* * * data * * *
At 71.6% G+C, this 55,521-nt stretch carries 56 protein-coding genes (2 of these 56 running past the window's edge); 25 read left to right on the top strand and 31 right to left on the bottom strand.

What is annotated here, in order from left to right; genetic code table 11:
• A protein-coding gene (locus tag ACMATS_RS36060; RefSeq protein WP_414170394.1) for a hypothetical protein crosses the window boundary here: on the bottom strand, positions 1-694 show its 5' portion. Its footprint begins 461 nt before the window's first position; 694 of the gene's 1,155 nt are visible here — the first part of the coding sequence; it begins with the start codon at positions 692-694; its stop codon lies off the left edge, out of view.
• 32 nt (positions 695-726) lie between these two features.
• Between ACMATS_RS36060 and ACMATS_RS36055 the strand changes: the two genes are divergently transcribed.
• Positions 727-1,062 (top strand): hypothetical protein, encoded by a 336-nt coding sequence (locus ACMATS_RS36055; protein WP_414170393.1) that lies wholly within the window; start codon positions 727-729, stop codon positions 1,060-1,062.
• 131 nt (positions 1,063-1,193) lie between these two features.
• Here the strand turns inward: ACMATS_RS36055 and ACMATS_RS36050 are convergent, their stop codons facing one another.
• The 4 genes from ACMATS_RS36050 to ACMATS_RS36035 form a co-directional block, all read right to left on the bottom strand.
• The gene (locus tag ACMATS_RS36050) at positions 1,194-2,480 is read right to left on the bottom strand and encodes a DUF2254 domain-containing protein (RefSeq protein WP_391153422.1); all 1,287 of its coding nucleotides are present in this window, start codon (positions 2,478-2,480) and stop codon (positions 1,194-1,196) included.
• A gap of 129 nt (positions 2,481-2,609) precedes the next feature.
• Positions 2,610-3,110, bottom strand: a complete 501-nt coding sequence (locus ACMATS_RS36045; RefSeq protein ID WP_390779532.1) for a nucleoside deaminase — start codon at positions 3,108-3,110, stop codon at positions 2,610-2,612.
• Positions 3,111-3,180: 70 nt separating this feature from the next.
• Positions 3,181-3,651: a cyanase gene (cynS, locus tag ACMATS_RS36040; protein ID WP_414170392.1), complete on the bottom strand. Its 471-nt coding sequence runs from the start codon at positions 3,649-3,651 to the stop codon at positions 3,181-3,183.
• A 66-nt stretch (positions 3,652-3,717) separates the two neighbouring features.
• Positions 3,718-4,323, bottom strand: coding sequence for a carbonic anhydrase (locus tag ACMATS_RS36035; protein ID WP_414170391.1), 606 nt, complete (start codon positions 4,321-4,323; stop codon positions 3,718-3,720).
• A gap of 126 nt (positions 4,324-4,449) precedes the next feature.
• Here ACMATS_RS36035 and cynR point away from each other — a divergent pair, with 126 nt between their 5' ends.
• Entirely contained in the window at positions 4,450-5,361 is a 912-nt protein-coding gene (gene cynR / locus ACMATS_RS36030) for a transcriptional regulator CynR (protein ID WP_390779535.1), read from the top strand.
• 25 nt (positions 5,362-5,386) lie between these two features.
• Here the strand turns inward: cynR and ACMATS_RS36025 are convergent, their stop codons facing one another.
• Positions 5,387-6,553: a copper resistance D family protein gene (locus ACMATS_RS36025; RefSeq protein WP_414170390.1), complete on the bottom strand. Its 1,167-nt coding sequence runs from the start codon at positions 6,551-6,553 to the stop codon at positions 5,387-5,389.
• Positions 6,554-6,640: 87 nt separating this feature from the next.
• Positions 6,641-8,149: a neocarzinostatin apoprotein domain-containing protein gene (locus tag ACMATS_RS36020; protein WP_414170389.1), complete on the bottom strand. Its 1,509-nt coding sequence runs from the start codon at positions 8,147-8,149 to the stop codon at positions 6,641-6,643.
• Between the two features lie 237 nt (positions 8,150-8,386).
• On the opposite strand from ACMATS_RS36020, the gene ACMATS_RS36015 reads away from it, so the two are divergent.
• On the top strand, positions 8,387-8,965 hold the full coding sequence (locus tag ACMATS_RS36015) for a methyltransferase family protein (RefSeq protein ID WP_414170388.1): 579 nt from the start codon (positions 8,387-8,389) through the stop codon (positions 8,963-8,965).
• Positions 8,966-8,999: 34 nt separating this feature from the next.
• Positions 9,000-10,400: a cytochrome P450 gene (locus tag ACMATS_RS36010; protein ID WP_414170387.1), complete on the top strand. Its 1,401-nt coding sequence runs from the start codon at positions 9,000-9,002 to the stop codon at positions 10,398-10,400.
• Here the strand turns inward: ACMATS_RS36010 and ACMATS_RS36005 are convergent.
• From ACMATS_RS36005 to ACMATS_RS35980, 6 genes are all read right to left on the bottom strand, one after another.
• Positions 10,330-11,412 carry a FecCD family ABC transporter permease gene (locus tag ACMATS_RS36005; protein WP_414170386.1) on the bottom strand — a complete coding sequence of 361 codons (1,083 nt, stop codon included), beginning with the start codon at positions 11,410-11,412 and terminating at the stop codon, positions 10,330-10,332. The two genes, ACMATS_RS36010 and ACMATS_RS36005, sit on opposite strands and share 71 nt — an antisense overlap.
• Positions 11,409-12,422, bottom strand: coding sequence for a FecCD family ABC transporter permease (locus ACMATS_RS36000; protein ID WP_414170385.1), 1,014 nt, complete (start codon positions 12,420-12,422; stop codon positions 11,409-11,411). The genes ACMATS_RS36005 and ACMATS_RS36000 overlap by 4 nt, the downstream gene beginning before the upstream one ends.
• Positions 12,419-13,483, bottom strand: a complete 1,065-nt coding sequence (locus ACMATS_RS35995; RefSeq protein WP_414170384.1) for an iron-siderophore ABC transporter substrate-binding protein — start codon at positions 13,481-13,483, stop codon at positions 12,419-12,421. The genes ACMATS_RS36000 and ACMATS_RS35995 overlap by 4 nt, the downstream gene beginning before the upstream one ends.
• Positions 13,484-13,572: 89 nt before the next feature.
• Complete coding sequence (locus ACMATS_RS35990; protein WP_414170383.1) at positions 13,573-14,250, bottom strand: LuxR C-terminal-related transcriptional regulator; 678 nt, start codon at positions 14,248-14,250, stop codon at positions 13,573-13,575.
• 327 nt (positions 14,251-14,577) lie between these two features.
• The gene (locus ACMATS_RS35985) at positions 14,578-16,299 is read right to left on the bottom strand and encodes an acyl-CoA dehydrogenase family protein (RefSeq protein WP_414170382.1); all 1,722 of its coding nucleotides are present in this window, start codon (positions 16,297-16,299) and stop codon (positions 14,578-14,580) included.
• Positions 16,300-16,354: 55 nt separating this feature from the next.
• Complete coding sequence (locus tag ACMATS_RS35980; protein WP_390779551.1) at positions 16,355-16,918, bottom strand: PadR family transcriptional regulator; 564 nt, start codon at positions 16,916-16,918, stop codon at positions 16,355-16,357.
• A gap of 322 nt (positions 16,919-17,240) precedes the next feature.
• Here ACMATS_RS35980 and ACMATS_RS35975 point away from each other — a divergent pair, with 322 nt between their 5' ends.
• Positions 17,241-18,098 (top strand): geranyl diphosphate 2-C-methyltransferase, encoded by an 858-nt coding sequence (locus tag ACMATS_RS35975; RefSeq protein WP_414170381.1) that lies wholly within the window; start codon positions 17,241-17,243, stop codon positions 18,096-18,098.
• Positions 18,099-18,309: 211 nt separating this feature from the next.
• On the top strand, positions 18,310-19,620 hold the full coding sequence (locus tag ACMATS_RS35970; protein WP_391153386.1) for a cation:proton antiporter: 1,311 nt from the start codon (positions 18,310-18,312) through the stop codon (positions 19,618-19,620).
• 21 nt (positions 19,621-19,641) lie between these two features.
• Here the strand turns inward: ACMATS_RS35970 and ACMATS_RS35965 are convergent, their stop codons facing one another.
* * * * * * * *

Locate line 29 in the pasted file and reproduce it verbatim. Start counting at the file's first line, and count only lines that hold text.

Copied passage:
• Positions 9,000-10,400: a cytochrome P450 gene (locus tag ACMATS_RS36010; protein ID WP_414170387.1), complete on the top strand. Its 1,401-nt coding sequence runs from the start codon at positions 9,000-9,002 to the stop codon at positions 10,398-10,400.